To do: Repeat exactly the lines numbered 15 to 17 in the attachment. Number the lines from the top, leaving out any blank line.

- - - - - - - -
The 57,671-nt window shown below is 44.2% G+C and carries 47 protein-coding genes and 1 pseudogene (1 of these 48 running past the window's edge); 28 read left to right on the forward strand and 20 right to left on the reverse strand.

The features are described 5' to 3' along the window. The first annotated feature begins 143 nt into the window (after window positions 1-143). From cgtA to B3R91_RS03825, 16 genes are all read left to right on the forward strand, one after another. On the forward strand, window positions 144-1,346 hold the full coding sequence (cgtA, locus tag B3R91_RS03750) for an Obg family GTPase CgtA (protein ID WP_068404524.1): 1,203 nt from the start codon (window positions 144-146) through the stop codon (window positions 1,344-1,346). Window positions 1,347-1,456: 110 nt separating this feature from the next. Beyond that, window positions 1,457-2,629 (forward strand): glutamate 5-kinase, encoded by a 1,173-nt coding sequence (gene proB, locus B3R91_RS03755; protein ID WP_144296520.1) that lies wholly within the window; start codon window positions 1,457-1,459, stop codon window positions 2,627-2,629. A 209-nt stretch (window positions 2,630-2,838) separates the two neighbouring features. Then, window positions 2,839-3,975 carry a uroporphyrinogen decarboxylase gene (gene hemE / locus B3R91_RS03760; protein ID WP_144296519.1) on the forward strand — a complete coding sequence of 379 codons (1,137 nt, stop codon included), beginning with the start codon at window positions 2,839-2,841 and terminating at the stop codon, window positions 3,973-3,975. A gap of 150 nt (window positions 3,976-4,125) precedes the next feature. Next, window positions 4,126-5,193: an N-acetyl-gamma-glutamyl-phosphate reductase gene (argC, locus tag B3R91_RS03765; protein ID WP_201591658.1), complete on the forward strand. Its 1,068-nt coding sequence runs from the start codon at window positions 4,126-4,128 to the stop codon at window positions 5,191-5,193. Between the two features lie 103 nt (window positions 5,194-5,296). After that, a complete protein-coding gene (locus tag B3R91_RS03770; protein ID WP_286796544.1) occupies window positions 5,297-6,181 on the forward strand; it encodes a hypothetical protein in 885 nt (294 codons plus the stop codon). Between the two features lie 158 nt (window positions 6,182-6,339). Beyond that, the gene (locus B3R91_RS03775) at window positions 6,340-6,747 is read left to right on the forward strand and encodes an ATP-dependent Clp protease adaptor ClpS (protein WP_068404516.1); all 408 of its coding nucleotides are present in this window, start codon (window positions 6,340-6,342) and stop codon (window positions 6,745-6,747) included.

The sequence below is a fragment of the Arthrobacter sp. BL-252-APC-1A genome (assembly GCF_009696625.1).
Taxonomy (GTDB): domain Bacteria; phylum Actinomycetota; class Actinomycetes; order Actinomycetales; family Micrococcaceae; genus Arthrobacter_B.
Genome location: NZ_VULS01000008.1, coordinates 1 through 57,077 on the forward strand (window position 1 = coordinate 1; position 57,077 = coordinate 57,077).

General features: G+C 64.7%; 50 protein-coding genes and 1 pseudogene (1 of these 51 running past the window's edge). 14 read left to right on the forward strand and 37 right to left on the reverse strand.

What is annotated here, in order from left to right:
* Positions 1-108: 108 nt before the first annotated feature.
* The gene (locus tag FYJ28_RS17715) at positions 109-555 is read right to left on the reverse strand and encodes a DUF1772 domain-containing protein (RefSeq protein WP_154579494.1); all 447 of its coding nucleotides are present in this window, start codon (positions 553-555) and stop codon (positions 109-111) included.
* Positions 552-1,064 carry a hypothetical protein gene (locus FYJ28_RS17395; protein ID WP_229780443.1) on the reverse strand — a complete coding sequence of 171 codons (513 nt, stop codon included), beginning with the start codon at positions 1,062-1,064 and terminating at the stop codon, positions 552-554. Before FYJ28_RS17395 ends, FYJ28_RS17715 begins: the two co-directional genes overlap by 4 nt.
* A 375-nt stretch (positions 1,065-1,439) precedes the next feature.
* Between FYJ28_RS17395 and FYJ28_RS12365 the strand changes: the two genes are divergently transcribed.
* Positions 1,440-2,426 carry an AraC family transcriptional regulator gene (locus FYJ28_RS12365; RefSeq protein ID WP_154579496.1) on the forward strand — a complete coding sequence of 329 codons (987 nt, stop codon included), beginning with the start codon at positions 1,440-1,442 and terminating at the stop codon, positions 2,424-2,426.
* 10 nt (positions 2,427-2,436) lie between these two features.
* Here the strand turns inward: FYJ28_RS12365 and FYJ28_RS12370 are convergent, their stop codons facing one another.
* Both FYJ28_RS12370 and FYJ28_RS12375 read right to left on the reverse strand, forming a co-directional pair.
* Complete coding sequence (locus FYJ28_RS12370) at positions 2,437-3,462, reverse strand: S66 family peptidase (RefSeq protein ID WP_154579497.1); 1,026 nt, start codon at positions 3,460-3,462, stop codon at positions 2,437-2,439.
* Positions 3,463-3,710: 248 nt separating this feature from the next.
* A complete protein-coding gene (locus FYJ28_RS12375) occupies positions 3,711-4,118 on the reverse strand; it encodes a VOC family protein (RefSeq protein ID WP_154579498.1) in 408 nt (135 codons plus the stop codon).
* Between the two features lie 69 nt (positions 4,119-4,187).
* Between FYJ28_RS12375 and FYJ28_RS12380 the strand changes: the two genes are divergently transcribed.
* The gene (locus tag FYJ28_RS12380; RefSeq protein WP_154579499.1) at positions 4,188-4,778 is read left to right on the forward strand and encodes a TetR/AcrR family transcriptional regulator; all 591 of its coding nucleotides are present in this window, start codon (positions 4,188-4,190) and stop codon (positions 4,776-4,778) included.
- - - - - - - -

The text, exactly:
* Here the strand turns inward: FYJ28_RS12365 and FYJ28_RS12370 are convergent, their stop codons facing one another.
* Both FYJ28_RS12370 and FYJ28_RS12375 read right to left on the reverse strand, forming a co-directional pair.
* Complete coding sequence (locus FYJ28_RS12370) at positions 2,437-3,462, reverse strand: S66 family peptidase (RefSeq protein ID WP_154579497.1); 1,026 nt, start codon at positions 3,460-3,462, stop codon at positions 2,437-2,439.